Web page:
The history of Western America is a long and storied one, filled with moments of growth, exploration, and innovation that have shaped the cultural landscape of the United States into what it has become today. While every era of the West has left its lasting mark, here are a few particular stories from the 1800s that have had an impact that’s still widely visible.

To find out more about this exciting era of America, check out a book titled Out Where the West Begins, authored by Philip F. Anschutz.

Presented by: Cloud Camp Press

1. The Inspiring Tale of Master Brewer, Adolph Coors

Unless you’ve been living under a rock for the last century, you’re probably quite familiar with a brand of beer called Coors. They’ve advertised seemingly everywhere for decades and can be found anywhere from the upscale bar to the college frat house. However, how Coors Brewing Company got to be the industry giant that it is today is a story worth telling.

“My grandfather, Adolph Coors, never thought backward, only forward,” says William Kistler Coors in Out Where the West Begins. Adolph Coors did this as a means of moving on from various tragedies in his life, able to separate himself from the struggle and grief in order to keep looking ahead toward improving his beer until it was the best around.

Adolph grew up the son of a miller in Germany, but his life drastically changed in his teens when he was orphaned by his parents’ deaths. His tumultuous story continued when he faced being drafted into the Prussian Army, deciding to flee to America instead.

Heading to the land of opportunities ended up being the right call, as he first found a home in Chicagoland, where he was able to gain experience in a brewery prior to launching his life to Denver via the new transcontinental railroad. A year later, Coors Brewing Company was born and the rest was history.

Today, the story of Adolph Coors lives on in the minds of many young entrepreneurs, exemplifying a true rags-to-riches story. A poor, orphaned immigrant turned business tycoon, the brand Adolph Coors built is one that is synonymous with the American West.

Read in-depth about these stories and more in Out Where the West Begins, Volume 1 & 2.

2. The Massive Amount of Philanthropy from Carnegie

The richest man in America when he passed away, Andrew Carnegie is viewed as a titan of the industry by most, with a reputation of doing whatever it takes to make the profit margin larger and best known for his work with steel. However, there’s a side to Carnegie that few hear about – his philanthropy. He gave back a good portion of his wealth to those less fortunate, helping to set an example for wealthy philanthropists that operate in the business world today, like Bill Gates.

While Carnegie helped invent the structure of American big business, he also helped create the model for corporate philanthropy, as detailed in the book Out Where the West Begins. During his time as a business tycoon, he opened more than 2,000 libraries, endowed multiple universities, gave money for scholarships, and helped pay teachers’ pensions. By the time all was said and done, it was estimated that approximately 90% of Carnegie’s wealth went to “worthy causes.”

During this time, Carnegie also published an essay titled “The Gospel of Wealth,” which put pressure on the affluent to live and operate in a way that was socially responsible, encouraging them to give back to those in need instead of keeping their wealth to themselves.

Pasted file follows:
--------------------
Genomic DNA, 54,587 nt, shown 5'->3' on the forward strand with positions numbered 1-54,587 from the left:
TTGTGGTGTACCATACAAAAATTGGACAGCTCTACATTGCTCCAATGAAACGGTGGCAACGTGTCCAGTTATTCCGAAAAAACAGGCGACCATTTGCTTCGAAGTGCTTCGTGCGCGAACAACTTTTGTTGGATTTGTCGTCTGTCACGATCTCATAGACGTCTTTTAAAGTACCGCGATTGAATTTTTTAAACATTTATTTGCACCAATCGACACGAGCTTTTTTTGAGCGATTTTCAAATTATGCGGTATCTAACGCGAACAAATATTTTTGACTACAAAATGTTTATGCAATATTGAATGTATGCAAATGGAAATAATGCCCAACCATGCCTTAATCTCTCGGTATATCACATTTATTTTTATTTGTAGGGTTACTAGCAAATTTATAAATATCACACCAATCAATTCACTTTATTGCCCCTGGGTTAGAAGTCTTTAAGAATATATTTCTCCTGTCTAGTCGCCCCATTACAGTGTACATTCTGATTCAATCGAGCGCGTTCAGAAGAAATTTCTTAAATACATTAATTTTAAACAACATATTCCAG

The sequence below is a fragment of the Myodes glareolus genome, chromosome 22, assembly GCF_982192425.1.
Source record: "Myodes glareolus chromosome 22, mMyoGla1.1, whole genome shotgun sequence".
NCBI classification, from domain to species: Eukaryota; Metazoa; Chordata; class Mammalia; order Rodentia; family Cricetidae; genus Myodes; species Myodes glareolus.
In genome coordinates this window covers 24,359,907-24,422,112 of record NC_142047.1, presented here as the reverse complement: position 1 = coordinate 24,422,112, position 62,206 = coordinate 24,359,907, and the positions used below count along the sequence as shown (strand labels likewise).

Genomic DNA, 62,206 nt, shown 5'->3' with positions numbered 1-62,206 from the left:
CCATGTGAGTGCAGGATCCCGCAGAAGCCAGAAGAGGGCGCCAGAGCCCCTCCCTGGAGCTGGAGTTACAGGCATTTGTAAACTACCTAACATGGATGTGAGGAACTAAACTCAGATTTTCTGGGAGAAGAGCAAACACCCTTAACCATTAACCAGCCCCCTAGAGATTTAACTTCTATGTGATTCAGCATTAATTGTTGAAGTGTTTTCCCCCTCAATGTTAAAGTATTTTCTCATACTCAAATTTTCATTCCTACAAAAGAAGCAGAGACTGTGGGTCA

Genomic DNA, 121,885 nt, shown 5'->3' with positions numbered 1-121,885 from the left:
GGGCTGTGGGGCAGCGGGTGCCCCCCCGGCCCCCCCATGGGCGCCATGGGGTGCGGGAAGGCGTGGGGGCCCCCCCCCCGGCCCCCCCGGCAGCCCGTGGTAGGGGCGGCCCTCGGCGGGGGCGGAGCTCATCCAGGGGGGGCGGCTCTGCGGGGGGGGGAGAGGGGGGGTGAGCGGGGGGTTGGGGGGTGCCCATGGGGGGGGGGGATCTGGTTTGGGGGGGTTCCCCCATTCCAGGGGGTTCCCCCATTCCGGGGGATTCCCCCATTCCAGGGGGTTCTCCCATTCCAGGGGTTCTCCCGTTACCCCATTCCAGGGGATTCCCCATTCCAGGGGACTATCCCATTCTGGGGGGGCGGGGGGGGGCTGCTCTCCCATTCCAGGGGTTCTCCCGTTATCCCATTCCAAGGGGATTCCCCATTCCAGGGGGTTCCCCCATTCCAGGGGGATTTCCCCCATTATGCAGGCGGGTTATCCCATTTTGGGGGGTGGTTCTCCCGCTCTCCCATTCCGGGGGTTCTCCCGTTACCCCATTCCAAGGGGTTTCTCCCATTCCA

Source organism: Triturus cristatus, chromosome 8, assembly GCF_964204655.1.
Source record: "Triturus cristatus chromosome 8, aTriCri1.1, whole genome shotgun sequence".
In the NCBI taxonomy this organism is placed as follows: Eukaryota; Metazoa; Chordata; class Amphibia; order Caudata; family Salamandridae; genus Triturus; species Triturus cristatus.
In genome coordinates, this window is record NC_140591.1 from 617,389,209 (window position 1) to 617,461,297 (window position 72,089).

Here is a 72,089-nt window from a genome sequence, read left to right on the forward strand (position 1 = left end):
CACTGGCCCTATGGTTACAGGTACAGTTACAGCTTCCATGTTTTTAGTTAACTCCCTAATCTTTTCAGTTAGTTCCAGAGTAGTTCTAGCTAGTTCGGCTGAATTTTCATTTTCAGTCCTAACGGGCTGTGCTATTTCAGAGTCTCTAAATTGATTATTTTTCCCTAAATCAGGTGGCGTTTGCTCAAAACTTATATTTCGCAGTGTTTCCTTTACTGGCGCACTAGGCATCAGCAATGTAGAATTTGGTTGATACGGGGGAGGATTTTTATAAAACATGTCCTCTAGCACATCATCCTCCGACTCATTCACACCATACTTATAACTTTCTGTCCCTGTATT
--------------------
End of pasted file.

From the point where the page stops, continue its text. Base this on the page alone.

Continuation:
A pioneer of industrial America that had a way of thinking differently about the world, Carnegie set a standard for giving back, something that continues to be prevalent among big business today.

Read in-depth about these stories and more in Out Where the West Begins, Volume 1 & 2.

3. The Fashion Sense of Levi Strauss

Perhaps the most American thing ever invented, the blue jean continues to rock the nation as a practical and fashionable product used in the everyday lives of many Americans. What many people don’t know is how big the impact of Levi Strauss’ creation was – stretching far beyond clothing to impacting the entire business world in a way that’s still obvious today.

During the mining boom and for a period of industrial growth that followed, a fabric called “duck,” became popular. It was a heavy and durable cotton canvas, often used in situations where rugged fabric was needed – wagon covers and work clothes. The owner of a retail shop that catered to the common man, Levi Strauss sold this, but he also sold denim – a less technical and more comfortable cotton blend. Eventually, Strauss teamed up with a skilled tailor that was using his fabric, bringing his acute attention for quality control into the picture – and his blue jeans exploded in popularity from there.

Due to a focus on creating a long-lasting, consistent, and high-quality product, Strauss was able to quickly make a name for himself in the clothing industry. If you were buying Levi’s, you were buying a product that was worth talking about and a product that you’d likely have for a long time.

This focus on quality and the finer details of a product became two things that Levi Strauss was known for. He also made sure to emphasize his brand reputation, ensuring people that if they were buying Levi, they wouldn’t regret their purchase. His attention to the product also resulted in him being very protective of his intellectual property, something that helped to pave the way for how innovators and companies look at protecting their own creations today.

From branding to quality control to intellectual property protection, the legacy of Levi Strauss has been long-lasting, paving the way for a new generation of entrepreneurs.

Read in-depth about these stories and more in Out Where the West Begins, Volume 1 & 2.

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